When a sick or injured sailor needed medical assistance, the government would confirm that his payments had been collected and turned over by his employer and would then give the sailor a voucher entitling him to admission to the hospital where he would be treated for whatever ailed him.
While a few of the healthcare facilities accepting the government voucher were privately operated, the majority of the treatment was given out at the federal maritime hospitals that were built and operated by the government in the nation’s largest ports.
As the nation grew and expanded, the system was also expanded to cover sailors working the private vessels sailing the Mississippi and Ohio rivers.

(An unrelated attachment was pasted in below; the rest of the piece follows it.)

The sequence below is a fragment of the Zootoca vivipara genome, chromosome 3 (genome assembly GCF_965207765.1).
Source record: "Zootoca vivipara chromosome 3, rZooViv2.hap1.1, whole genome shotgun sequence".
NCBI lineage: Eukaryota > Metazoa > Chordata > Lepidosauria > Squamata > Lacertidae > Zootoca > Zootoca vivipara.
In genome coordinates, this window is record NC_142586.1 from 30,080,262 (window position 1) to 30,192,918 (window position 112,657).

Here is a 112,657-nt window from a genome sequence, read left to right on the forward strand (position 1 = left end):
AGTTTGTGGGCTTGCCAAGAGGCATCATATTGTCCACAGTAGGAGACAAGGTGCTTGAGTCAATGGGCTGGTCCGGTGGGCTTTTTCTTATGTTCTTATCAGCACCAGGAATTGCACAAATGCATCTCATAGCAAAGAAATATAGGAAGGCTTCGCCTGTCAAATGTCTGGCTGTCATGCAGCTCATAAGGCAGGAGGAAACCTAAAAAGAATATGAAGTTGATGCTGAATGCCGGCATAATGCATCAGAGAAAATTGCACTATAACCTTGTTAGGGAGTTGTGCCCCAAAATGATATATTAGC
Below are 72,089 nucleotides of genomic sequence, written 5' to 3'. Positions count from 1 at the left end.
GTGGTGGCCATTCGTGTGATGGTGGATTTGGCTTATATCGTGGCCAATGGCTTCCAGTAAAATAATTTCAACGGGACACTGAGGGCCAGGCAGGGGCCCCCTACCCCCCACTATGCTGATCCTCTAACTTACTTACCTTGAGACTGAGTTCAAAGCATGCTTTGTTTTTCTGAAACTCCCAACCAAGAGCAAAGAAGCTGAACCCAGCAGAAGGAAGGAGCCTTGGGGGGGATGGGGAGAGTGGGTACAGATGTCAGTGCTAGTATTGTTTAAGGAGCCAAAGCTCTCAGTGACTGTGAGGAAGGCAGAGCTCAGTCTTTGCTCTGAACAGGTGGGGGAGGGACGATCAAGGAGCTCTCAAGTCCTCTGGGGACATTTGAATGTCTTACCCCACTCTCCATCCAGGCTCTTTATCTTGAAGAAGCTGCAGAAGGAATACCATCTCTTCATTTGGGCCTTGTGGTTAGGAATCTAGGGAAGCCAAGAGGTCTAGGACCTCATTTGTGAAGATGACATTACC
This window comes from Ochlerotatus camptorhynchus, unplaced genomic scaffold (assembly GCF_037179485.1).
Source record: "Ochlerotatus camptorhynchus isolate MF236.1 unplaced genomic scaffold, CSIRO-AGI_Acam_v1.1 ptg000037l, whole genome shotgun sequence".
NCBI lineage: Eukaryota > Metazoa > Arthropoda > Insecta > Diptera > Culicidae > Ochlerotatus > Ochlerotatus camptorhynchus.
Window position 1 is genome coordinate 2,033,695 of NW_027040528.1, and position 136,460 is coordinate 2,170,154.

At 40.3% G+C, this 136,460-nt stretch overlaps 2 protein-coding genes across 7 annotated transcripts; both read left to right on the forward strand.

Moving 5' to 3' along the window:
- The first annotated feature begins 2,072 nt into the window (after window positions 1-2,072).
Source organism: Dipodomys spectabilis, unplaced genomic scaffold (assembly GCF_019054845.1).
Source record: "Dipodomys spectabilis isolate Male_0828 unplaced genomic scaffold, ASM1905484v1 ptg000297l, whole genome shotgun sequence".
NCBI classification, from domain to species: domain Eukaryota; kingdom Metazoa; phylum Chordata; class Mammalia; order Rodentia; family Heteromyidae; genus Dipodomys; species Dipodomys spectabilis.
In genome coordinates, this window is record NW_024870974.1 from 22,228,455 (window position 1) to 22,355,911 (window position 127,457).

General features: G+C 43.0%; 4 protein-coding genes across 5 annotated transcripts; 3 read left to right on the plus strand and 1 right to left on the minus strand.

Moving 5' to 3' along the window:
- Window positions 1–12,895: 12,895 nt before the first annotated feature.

The program eventually became the Public Health Service, a government operated health service that exists to this day under the supervision of the Surgeon General.
So much for the claim that “The Constitution nowhere authorizes the United States to mandate, either directly or under threat of penalty….”
As for Congress’ understanding of the limits of the Constitution at the time the Act was passed, it is worth noting that Thomas Jefferson was the President of the Senate during the 5th Congress while Jonathan Dayton, the youngest man to sign the United States Constitution, was the Speaker of the House.
While I’m sure a number of readers are scratching their heads in the effort to find the distinction between the circumstances of 1798 and today, I think you’ll find it difficult.
Yes, the law at that time required only merchant sailors to purchase health care coverage. Thus, one could argue that nobody was forcing anyone to become a merchant sailor and, therefore, they were not required to purchase health care coverage unless they chose to pursue a career at sea.
However, this is no different than what we are looking at today.